The ink supply roll assembly 40 includes a lever assembly 50 which is pivoted at one end on the plate 30 and which carries on its other end a vertical roll shaft 41. The assembly 40 includes an ink canister hub 42 supported for rotation on the shaft 41 and having a central bore that receives two bearings 43 and 44 retained in position by snap rings. An ink canister 47 of the type described in pending U.S. patent application No. 102,886 is mounted on the hub 43. That application is incorporated by reference herein and made a part hereof. The canister 49 includes an ink reservoir 48 and a porous cylindrical ink supply pad 49 that receives and absorbs ink from the reservoir 48 through its interior surface and maintains its outer surface wet with ink.
The ink supply pad 49 is most advantageously made from the microporous material described in U.S. Pat. No. 4,768,437, granted Sep. 6, 1988. That material is manufactured and sold by Porelon, Inc. of Cookville, Tenn.
The lever assembly 50 includes a lever arm 51 mounted for pivotal movement at the end opposite the canister 47, by means of a fixed shaft 52 that is secured on the mounting plate 30. The shaft 52 extends through a hub 53 on the respective end of the lever 51, the hub having a central bore with circumferential grooves that receive snap rings. The snap rings serve to retain two bearings 54 received on the shaft 52. Accordingly, the canister 47 is swung through an arc as the outer end of the lever 51 is pivoted around the fixed shaft.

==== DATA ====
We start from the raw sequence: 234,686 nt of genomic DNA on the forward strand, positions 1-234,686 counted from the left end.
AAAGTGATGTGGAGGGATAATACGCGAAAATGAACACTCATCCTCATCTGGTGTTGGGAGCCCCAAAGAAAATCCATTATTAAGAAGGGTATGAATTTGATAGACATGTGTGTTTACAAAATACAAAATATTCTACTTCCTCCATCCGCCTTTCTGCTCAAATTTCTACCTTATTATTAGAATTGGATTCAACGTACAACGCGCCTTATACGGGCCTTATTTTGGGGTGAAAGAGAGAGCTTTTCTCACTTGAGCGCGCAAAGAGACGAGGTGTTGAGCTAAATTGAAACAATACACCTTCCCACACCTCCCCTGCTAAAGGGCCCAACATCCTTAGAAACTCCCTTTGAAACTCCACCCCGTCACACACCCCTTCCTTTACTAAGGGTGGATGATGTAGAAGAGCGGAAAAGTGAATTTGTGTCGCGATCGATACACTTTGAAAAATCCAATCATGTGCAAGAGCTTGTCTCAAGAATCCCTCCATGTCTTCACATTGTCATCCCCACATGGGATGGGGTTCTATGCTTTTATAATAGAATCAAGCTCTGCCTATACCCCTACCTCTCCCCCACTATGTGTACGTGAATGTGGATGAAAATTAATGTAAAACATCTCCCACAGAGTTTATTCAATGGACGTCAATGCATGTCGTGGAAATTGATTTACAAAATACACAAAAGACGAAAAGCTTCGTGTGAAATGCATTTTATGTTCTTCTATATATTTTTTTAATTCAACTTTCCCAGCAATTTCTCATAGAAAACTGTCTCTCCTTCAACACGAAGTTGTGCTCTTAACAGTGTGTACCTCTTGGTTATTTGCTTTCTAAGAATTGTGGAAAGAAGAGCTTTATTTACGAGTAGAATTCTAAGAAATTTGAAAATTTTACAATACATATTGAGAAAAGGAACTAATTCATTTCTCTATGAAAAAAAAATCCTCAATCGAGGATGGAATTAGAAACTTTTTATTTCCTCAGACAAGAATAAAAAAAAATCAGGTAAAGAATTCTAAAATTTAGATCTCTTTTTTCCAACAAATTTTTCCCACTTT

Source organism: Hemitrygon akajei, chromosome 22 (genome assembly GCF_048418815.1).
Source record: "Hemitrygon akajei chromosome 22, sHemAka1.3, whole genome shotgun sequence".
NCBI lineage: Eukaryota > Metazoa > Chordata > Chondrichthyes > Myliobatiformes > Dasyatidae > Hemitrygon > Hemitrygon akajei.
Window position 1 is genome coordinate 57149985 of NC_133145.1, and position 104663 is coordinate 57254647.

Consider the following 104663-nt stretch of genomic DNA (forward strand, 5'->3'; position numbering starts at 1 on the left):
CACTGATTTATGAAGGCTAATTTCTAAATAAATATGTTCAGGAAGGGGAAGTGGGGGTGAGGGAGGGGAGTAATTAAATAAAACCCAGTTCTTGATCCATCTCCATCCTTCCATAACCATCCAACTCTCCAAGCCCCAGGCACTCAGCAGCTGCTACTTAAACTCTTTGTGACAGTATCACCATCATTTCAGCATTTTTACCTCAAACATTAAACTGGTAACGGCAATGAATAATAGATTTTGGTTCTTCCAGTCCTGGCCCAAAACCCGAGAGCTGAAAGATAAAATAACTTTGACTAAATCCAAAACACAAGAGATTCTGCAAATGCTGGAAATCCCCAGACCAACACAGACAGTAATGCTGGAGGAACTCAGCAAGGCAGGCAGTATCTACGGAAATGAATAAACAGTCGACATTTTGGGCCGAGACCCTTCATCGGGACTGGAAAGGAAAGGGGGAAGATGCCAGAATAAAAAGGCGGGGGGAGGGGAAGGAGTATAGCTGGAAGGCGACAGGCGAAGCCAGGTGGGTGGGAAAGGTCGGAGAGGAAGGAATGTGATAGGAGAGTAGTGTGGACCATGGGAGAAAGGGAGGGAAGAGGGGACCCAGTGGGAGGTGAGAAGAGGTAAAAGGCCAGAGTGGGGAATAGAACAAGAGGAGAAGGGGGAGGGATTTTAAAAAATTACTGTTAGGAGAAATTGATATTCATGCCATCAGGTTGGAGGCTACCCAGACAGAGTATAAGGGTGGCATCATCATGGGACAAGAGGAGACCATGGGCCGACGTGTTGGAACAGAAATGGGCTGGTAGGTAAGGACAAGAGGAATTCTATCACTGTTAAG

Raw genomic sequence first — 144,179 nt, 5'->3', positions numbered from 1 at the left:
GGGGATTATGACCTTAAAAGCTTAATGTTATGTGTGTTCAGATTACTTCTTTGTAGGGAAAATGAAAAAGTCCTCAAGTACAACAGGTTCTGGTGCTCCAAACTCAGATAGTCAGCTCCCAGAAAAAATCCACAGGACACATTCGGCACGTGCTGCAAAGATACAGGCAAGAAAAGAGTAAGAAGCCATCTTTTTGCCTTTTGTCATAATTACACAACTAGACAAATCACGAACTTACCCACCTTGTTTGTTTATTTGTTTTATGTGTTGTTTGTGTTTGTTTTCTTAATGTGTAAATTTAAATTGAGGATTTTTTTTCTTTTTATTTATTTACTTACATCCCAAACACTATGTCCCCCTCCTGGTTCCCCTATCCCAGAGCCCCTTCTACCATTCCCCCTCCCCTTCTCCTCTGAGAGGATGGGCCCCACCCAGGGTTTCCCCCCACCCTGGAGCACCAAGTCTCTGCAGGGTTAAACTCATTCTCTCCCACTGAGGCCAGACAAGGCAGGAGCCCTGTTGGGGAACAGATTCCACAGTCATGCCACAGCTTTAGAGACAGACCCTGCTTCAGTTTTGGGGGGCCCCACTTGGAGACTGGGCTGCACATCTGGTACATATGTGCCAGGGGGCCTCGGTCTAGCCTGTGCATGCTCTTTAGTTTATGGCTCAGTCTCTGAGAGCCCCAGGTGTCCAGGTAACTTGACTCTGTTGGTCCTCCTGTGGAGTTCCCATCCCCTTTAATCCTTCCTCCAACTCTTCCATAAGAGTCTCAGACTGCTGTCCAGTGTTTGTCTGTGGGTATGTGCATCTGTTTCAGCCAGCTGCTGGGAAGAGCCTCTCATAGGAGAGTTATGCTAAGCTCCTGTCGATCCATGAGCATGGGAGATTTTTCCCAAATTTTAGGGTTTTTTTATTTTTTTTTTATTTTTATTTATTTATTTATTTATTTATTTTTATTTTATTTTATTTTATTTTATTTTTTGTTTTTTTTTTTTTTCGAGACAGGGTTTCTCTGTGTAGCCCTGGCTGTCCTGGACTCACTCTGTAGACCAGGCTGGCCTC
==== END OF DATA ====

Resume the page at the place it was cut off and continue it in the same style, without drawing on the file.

The lever arm 51 is biased in one direction, namely, toward the ink transfer roll assembly 60, by means of a helical compression spring 55 (FIG. 3) located in a lateral bore 56 that extends horizontally through a central portion of the lever arm. A vertical slot 57 is cut through the lever arm 51 at a location that communicates with lateral bore 56 and a fixed stop element 58 mounted in the mounting plate 30 extends upwardly through the slot 57 so as to define limits of pivotal movement of the lever arm 51. The helical spring 55 is positioned around one end of a spring guide 58 which bears against the stop 59 and the other end of the spring engages a setscrew 56a threadedly received in the one end of the bore 56. The setscrew 56a may be turned to adjust the force exerted by the spring 55. The other end of the bore 56 also has a setscrew 56b located therein.
Accordingly, the helical spring 55 is effective to urge the lever assembly in a direction causing the porous pad 49 of the ink canister 47 to be pressed against the ink transfer roll assembly 60 with a predetermined force per length unit of contact. The resulting force per unit length produces effective results when adjusted to between about 0.75 and 1.5 lbs. per inch, and preferably between 0.9 and 1.1 lbs. per inch.